Getting the job done . . . Concept through construction and beyond
TSA Project Portfolio
Master Plan Update and Permitting
TSA provided environmental expertise during the development and screening of alternatives, and prepared environmental evaluations for the 1997 Master Plan Update, which were used verbatim to prepare the Environmental Impact Statement. We also coordinated with regulatory agencies throughout the process, creating a Federal Aviation Administration prototype for integrating airport planning, environmental documentation and permitting into a simultaneous process. TSA is currently working on the 2009 Master Plan Update for the Airport.
The firm has provided various consulting services to Manchester Airport since 1991. We have been monitoring contracts for and the construction of the $300 million fast track design-build airport improvement project for compliance with permit conditions and other environmental regulations. We work closely with the airport staff, airside and landside tenants, and the various regulatory agencies to address a wide range of environmental and planning issues. TSA has completed studies involving groundwater quality, vegetation management, wetland delineation, and hazardous materials/property acquisition, wildlife management, and Part 106 historical/ archaeological compliance. Furthermore, we have evaluated the status of the airport’s underground storage tanks for compliance with state and federal regulations. Services included:
Harrisburg International Airport
TSA has served as Environmental Service Manager at Harrisburg International Airport. TSA completed NEPA required Master Plan EA Re-evaluations in cooperation with the Easter Region of the FAA on the Runway Taxiway Extension and Localizer Relocation and a Re-evaluation of the Categorical Exclusion for the Amtrak Park and Ride Facility in cooperation with PENN DOT.
TSA also performed general environmental services for demolition and construction activities at Harrisburg International Airport. The site is a delisted Superfund Site. TSA support services included soil testing, removal and remediation, building demolition hazardous materials audits, erosion and sedimentation support, on-site sampling analysis, preparation and review of demolition and construction specifications, ground water testing and remediation, hazardous materials emergency response, and environmental support to the on-site contractor as well as other contractors supporting the Airport. Work for the Airport included an EA for the demolition of an on-site power plant, a re-evaluation of the Master Plan EA for an on-site water tower and pump station, and two underground storage tank fuel farm closures.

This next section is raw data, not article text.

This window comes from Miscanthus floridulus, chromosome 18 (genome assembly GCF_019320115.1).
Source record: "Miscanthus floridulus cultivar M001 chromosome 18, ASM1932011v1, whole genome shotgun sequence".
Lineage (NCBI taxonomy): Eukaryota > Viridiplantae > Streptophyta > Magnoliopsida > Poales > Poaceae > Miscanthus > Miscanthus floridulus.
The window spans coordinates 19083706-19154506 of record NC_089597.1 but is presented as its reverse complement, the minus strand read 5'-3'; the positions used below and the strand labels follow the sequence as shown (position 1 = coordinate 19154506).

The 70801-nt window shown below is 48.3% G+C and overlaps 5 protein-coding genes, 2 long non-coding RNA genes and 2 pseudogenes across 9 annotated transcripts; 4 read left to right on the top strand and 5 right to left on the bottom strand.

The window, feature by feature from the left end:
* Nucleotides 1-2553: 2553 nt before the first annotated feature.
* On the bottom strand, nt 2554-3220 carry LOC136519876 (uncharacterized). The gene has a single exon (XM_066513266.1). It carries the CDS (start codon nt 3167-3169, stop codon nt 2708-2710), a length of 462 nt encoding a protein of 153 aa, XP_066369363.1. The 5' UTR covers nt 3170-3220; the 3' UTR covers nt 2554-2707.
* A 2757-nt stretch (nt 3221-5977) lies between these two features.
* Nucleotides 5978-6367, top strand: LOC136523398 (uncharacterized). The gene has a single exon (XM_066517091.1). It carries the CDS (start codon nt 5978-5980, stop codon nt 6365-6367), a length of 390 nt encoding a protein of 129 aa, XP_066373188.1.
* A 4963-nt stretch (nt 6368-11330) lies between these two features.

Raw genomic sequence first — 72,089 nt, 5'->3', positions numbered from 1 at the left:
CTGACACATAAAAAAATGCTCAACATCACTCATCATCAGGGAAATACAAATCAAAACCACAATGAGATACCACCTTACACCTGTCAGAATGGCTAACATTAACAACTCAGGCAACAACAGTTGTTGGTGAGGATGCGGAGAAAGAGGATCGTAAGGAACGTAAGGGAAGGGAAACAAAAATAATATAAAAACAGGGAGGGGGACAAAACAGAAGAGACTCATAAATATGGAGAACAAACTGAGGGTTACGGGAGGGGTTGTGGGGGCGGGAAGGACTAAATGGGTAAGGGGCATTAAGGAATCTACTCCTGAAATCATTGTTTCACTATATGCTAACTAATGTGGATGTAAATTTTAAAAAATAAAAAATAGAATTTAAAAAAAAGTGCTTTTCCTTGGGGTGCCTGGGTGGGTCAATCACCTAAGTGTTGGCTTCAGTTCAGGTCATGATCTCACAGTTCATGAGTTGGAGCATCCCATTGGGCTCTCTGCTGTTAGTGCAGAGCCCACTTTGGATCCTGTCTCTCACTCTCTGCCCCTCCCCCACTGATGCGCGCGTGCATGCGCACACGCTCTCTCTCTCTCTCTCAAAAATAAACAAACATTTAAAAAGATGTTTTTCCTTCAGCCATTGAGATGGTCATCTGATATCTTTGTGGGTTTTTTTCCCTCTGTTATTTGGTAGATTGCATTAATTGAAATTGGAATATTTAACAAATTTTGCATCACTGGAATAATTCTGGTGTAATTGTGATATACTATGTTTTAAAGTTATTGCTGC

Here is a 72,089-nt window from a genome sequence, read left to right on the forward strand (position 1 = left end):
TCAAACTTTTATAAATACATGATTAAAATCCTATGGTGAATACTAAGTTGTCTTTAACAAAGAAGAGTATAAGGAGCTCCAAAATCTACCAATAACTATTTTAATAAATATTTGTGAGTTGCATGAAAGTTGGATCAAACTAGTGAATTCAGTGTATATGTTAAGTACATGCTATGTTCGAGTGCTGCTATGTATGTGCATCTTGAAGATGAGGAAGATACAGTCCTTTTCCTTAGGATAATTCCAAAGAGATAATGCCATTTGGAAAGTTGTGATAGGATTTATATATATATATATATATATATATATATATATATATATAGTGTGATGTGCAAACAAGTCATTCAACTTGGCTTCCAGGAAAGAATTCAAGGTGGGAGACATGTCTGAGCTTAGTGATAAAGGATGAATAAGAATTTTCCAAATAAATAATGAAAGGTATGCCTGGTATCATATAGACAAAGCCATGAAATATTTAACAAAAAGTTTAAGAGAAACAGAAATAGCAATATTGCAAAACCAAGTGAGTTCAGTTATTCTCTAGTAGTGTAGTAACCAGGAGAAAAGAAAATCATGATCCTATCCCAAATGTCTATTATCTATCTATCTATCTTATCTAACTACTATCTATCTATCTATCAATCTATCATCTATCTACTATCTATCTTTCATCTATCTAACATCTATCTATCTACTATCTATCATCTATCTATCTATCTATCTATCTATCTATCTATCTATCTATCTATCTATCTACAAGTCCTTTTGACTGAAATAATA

Norwood Memorial Airport
TSA prepared an airport-wide vegetation management plan and quickly obtained all permits for both an emergency tree clearing project and the airport-wide tree clearing. TSA delineated and assessed all wetlands and identified other sensitive resources on the 400+ acre airport property, 75 percent of which are classified as wetlands, and all of which lie within a state-designated “area of critical environmental concern.” The long-term management plan is a state-of-the-art, natural resource-based management plan for removing vegetative obstructions and maintaining the airport obstruction-free in perpetuity. The aviation and environmental communities praised the plan as innovative and responsive to their concerns.
Since 1988, TSA has worked at Hanscom Field performing wetland delineation, functional assessment, and mitigation design; wildlife; vegetation management; water quality; and permitting. Representative projects include evaluation of the development potential of land parcels, permitting for runway improvements, vegetation management planning and associated permitting, and a Generic Environmental Impact Report (GEIR) for various projects. As part of the contract, TSA attended public hearings, coordinated with regulatory agencies, and responding to comments on the GEIR.
Rochester, New Hampshire
TSA was retained to prepare an environmental analyses for an Environmental Assessment for proposed airport improvement projects including a runway extension, construction of a parallel taxiway, and construction of additional hangars. TSA scientists and planners worked closely with the NH Division of Aeronautics and the City of Rochester to identify potential environmental constraints and evaluate possible project alternatives and environmental impacts. The presence of extensive on-airport wetlands required coordination with state and federal regulatory agencies to identify potential mitigation sites. TSA personnel delineated site wetlands and evaluated their functions and values, and worked with the state to develop a mitigation package that included on-site water quality BMP design and an off-Airport 80+ acre wetland/upland preservation site. TSA is currently working on the wetland and water quality portions of the Airport's Master Plan Update.